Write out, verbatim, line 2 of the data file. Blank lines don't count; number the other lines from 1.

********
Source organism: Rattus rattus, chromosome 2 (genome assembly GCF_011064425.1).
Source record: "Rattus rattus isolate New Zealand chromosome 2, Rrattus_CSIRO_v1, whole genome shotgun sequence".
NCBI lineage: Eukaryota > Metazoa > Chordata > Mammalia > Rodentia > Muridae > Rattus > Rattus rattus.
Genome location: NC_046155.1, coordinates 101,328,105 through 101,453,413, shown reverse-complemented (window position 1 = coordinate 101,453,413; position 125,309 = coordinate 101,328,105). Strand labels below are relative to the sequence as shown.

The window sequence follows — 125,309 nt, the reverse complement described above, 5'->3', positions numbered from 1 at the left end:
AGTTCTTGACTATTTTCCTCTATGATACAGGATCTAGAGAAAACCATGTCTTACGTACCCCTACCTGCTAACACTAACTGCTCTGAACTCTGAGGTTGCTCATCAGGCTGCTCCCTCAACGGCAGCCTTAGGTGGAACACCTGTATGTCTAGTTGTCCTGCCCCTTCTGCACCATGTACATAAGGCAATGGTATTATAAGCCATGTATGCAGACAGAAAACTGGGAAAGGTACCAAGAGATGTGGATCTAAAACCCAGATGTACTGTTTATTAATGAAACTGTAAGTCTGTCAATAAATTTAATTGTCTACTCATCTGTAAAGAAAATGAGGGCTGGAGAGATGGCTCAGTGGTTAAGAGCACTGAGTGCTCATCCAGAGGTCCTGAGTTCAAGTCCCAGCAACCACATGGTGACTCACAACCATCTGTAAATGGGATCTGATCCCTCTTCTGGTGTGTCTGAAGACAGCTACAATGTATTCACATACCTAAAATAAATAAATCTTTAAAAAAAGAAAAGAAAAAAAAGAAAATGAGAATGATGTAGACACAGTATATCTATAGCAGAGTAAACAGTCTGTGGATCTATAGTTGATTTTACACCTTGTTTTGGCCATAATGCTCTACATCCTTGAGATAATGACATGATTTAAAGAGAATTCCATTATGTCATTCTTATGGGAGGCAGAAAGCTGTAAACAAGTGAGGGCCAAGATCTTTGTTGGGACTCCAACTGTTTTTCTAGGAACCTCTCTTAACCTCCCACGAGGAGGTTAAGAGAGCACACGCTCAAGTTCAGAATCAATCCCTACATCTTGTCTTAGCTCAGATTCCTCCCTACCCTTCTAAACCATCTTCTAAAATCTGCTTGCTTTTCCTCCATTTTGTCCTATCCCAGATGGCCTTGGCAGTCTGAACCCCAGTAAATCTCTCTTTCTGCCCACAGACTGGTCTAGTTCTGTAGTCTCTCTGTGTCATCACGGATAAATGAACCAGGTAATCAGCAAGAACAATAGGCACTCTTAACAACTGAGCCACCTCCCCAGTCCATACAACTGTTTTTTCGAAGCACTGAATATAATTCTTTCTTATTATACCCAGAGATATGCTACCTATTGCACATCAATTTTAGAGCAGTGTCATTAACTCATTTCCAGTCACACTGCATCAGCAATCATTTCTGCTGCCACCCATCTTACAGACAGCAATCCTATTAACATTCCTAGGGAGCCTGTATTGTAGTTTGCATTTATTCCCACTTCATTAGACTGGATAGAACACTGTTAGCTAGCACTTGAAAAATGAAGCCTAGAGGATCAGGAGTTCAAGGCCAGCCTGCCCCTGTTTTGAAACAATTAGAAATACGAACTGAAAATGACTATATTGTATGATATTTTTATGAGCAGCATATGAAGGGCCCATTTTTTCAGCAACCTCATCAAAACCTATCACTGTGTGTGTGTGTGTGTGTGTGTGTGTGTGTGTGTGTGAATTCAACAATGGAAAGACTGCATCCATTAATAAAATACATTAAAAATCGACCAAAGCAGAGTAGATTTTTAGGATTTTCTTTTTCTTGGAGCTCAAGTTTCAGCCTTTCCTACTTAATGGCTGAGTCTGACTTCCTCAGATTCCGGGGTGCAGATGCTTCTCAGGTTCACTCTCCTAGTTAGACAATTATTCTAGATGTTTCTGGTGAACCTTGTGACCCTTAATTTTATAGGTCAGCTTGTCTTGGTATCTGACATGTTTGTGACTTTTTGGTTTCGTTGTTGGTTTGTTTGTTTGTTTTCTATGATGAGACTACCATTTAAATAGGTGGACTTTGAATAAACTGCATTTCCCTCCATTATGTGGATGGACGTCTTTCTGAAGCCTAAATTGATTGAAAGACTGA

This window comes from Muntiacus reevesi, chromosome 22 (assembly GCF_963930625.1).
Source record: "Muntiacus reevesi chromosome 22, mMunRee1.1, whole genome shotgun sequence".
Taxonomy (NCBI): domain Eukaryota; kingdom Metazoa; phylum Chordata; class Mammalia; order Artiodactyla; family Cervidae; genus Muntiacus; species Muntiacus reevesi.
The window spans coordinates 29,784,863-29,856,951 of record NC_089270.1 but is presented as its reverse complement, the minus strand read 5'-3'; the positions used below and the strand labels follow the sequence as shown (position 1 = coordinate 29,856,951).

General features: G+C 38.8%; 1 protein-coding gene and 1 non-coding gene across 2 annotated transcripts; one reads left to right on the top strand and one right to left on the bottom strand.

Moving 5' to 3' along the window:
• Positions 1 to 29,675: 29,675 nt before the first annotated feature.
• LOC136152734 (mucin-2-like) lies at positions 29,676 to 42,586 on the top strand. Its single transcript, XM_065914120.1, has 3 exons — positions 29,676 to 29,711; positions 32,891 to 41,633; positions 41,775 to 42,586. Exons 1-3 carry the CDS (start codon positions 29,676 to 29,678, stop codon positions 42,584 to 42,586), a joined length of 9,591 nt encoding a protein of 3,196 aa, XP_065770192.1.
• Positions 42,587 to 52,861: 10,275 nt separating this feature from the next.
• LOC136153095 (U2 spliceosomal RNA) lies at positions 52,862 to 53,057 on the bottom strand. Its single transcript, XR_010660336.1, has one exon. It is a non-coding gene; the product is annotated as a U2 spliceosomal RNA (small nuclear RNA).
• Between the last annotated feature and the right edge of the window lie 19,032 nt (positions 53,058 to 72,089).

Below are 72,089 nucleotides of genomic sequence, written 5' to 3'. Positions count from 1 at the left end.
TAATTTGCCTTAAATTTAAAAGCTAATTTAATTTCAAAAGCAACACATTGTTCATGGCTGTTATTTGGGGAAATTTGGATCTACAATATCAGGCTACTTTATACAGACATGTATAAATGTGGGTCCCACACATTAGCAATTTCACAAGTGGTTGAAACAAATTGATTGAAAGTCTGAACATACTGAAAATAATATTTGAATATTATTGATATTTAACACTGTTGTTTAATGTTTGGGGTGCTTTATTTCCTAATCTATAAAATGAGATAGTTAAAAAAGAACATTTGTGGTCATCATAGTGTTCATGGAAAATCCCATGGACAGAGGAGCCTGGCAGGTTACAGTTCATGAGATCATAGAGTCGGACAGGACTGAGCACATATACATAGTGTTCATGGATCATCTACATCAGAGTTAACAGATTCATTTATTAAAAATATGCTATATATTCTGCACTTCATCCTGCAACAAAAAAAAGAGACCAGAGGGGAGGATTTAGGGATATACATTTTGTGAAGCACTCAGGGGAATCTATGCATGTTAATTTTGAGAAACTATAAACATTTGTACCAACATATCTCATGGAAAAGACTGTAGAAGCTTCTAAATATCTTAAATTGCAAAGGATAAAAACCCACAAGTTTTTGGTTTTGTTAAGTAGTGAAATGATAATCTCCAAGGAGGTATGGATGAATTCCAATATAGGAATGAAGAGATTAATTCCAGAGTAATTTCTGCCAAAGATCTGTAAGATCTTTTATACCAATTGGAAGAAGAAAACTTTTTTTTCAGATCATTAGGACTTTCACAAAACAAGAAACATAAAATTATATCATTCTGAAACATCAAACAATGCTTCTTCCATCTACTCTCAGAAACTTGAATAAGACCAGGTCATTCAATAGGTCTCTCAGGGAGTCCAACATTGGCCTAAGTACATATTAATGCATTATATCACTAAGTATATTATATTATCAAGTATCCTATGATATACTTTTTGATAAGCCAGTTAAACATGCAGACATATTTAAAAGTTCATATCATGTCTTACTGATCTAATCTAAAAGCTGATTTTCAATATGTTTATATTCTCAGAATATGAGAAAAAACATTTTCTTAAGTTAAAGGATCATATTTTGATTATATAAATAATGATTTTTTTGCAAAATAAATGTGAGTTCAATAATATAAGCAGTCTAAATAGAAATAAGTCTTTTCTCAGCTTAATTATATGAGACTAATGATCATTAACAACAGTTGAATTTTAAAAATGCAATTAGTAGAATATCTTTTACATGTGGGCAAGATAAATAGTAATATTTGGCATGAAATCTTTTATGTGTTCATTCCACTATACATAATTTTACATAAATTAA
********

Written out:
Source record: "Rattus rattus isolate New Zealand chromosome 2, Rrattus_CSIRO_v1, whole genome shotgun sequence".